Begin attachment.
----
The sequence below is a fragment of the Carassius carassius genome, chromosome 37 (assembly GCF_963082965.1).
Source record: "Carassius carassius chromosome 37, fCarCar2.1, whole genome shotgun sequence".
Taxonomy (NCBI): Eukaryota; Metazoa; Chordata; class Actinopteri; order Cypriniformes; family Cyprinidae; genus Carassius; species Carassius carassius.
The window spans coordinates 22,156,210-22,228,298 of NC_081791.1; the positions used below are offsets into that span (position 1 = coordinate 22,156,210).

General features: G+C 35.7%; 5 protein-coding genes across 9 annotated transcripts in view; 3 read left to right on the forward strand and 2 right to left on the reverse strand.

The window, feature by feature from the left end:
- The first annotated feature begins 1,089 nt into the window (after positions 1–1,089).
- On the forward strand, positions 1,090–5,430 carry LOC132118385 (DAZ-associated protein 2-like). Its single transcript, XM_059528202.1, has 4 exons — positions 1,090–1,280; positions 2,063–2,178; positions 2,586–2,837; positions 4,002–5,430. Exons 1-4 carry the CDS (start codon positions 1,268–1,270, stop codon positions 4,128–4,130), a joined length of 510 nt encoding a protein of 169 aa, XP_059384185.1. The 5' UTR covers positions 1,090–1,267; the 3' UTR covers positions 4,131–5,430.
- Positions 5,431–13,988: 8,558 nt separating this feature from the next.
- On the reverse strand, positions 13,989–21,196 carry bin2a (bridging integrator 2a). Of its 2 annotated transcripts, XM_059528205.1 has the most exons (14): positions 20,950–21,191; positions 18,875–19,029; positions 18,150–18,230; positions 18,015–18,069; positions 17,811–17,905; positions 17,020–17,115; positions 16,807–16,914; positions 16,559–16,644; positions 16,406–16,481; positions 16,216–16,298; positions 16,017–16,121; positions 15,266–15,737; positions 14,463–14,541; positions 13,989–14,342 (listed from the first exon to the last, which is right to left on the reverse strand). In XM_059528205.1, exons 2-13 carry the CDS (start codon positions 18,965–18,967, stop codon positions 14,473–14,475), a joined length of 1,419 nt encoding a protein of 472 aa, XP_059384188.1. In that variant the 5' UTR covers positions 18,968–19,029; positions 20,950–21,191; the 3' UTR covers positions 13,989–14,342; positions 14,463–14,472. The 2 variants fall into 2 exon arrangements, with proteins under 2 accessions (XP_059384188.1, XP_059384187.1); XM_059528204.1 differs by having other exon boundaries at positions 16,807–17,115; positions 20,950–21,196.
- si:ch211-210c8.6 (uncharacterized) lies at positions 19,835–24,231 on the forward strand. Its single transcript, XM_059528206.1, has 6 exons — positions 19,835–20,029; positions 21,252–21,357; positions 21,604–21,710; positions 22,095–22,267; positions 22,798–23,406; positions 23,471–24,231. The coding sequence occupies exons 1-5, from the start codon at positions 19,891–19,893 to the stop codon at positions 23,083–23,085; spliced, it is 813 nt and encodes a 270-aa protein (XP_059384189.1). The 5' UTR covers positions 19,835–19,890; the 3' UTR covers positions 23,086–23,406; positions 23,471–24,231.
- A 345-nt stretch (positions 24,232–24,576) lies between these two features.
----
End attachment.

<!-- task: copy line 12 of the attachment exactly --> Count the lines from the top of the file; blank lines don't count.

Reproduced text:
- A 345-nt stretch (positions 24,232–24,576) lies between these two features.